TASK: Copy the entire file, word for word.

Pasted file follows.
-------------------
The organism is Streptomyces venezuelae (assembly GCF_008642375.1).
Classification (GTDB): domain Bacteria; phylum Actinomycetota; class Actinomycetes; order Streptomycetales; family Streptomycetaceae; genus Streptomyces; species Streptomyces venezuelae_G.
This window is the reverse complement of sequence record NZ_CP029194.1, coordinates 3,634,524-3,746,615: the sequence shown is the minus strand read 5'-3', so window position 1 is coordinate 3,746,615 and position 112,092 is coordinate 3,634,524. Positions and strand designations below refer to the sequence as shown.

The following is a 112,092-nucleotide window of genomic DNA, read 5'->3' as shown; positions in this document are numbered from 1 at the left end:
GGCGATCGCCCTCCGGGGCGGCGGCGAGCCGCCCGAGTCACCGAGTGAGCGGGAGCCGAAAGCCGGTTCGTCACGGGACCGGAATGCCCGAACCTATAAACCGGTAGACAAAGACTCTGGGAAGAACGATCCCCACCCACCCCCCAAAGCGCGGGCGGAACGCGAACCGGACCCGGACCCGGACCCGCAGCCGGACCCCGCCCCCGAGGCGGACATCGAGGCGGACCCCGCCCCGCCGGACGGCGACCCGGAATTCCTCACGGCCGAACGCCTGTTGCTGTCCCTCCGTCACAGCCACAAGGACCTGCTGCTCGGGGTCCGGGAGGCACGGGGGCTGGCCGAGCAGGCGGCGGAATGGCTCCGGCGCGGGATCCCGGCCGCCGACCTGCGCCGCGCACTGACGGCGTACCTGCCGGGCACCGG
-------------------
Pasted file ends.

The organism is Streptomyces venezuelae (assembly GCF_008642375.1).
Classification (GTDB): domain Bacteria; phylum Actinomycetota; class Actinomycetes; order Streptomycetales; family Streptomycetaceae; genus Streptomyces; species Streptomyces venezuelae_G.
This window is the reverse complement of sequence record NZ_CP029194.1, coordinates 3,634,524-3,746,615: the sequence shown is the minus strand read 5'-3', so window position 1 is coordinate 3,746,615 and position 112,092 is coordinate 3,634,524. Positions and strand designations below refer to the sequence as shown.

The following is a 112,092-nucleotide window of genomic DNA, read 5'->3' as shown; positions in this document are numbered from 1 at the left end:
GGCGATCGCCCTCCGGGGCGGCGGCGAGCCGCCCGAGTCACCGAGTGAGCGGGAGCCGAAAGCCGGTTCGTCACGGGACCGGAATGCCCGAACCTATAAACCGGTAGACAAAGACTCTGGGAAGAACGATCCCCACCCACCCCCCAAAGCGCGGGCGGAACGCGAACCGGACCCGGACCCGGACCCGCAGCCGGACCCCGCCCCCGAGGCGGACATCGAGGCGGACCCCGCCCCGCCGGACGGCGACCCGGAATTCCTCACGGCCGAACGCCTGTTGCTGTCCCTCCGTCACAGCCACAAGGACCTGCTGCTCGGGGTCCGGGAGGCACGGGGGCTGGCCGAGCAGGCGGCGGAATGGCTCCGGCGCGGGATCCCGGCCGCCGACCTGCGCCGCGCACTGACGGCGTACCTGCCGGGCACCGG